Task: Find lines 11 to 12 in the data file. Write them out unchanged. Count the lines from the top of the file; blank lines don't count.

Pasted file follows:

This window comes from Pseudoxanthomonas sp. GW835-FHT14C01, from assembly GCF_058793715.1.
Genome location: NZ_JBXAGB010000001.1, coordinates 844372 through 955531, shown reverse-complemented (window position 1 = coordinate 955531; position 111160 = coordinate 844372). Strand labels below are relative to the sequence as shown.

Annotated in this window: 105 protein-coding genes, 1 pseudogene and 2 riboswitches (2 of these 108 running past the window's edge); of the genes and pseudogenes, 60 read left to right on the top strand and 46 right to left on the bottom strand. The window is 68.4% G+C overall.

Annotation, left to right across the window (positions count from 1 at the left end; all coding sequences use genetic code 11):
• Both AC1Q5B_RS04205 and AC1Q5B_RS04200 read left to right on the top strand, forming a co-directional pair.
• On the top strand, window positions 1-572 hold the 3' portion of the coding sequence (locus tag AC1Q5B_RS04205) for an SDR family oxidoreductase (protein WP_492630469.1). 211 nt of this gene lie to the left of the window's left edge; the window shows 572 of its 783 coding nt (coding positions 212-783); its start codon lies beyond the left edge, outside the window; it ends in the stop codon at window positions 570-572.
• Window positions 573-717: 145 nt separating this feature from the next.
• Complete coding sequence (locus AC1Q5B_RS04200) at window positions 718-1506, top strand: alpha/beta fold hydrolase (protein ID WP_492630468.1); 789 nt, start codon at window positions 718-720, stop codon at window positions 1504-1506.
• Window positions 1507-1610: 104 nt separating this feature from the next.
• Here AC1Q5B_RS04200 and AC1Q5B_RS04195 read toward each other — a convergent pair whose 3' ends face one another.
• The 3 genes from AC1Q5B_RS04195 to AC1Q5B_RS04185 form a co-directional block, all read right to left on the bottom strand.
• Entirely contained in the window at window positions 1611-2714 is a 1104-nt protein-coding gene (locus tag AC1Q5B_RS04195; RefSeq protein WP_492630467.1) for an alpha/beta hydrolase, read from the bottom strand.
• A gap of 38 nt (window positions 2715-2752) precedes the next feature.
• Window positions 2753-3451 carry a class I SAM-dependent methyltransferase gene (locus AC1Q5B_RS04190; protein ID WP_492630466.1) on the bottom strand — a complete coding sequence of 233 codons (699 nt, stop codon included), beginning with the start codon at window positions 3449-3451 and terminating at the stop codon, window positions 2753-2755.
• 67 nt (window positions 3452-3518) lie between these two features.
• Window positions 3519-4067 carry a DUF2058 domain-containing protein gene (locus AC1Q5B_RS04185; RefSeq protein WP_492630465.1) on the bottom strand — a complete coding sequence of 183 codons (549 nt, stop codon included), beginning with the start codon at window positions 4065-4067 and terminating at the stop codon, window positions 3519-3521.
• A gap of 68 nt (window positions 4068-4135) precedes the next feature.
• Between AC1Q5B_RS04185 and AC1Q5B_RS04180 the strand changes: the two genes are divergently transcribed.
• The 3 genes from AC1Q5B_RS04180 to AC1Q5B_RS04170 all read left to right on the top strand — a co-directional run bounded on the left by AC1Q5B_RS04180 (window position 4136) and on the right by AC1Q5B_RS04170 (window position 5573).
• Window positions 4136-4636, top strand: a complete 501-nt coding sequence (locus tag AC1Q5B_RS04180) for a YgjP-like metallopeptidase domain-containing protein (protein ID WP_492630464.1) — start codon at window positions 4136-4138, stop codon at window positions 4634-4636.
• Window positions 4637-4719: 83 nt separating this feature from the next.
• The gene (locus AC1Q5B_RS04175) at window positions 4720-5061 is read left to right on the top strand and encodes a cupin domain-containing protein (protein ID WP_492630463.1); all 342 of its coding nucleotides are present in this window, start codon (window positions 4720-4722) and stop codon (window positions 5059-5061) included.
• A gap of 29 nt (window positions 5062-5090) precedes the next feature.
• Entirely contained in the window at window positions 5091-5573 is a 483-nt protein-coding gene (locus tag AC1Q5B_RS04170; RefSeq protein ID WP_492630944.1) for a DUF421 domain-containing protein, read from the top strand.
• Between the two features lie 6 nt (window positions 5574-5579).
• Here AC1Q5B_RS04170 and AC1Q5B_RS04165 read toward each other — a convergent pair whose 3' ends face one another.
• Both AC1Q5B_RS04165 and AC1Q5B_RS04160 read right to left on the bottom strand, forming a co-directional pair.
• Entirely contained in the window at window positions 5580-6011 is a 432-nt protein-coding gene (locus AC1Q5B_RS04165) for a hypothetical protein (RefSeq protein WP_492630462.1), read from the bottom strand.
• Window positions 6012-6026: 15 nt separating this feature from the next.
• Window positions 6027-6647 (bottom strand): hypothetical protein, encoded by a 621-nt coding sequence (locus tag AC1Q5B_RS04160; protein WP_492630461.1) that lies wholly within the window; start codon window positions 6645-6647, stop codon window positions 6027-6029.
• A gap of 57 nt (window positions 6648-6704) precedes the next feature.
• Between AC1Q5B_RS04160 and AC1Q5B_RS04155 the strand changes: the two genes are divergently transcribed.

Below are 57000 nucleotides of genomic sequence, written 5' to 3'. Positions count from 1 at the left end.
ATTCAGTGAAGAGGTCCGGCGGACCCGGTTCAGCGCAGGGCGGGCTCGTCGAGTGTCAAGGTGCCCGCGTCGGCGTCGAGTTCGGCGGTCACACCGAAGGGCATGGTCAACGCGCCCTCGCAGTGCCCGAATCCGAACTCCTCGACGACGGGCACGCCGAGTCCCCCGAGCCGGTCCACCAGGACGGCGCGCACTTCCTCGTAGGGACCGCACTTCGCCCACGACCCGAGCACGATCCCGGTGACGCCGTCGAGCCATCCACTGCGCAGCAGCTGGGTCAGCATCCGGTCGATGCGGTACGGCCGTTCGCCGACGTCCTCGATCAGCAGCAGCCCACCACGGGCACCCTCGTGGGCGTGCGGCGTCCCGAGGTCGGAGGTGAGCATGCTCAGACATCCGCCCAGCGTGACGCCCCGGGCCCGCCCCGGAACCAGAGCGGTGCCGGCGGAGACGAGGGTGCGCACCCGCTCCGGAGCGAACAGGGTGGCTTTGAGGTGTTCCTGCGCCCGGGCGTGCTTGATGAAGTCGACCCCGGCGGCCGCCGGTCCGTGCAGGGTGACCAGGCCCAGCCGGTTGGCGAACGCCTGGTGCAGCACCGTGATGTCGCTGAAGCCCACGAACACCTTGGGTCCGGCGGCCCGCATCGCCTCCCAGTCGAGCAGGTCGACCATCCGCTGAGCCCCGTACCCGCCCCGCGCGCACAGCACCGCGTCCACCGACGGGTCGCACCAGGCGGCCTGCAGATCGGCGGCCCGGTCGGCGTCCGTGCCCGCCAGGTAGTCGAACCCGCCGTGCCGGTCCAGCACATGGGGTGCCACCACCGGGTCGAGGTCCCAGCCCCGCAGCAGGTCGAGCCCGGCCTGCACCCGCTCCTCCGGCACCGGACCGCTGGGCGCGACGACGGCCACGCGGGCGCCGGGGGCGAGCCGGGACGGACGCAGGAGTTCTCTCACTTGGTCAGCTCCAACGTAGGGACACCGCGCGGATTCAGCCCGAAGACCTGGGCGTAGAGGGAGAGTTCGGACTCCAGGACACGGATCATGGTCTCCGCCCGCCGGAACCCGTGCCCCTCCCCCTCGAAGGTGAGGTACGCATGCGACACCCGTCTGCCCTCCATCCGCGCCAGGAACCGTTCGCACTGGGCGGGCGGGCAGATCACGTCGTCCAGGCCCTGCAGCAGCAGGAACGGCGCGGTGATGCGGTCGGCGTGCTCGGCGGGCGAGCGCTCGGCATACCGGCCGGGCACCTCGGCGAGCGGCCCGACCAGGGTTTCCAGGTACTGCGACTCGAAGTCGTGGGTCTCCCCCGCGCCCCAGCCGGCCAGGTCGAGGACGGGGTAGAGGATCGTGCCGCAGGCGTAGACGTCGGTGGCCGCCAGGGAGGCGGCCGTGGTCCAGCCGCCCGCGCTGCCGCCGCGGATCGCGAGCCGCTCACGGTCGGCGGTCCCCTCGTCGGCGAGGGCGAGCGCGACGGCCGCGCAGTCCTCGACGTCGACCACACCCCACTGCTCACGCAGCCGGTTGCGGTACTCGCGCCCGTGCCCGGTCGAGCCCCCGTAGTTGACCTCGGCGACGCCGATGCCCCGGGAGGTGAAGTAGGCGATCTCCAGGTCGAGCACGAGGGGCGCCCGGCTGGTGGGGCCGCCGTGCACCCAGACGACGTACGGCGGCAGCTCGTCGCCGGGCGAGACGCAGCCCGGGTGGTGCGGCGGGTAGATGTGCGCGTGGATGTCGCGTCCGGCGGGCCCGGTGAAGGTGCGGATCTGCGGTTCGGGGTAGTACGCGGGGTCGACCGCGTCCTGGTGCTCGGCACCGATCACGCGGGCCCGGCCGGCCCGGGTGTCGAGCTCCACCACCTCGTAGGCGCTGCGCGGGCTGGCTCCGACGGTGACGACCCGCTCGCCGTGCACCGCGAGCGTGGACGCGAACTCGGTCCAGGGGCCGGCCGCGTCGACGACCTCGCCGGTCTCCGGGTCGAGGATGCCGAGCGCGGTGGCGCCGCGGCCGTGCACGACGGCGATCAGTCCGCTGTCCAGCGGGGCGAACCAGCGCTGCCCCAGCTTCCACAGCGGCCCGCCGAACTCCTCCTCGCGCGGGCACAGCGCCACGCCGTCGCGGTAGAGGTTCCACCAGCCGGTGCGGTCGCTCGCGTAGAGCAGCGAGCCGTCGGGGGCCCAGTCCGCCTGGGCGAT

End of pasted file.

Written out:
• The 3 genes from AC1Q5B_RS04195 to AC1Q5B_RS04185 form a co-directional block, all read right to left on the bottom strand.
• Entirely contained in the window at window positions 1611-2714 is a 1104-nt protein-coding gene (locus tag AC1Q5B_RS04195; RefSeq protein WP_492630467.1) for an alpha/beta hydrolase, read from the bottom strand.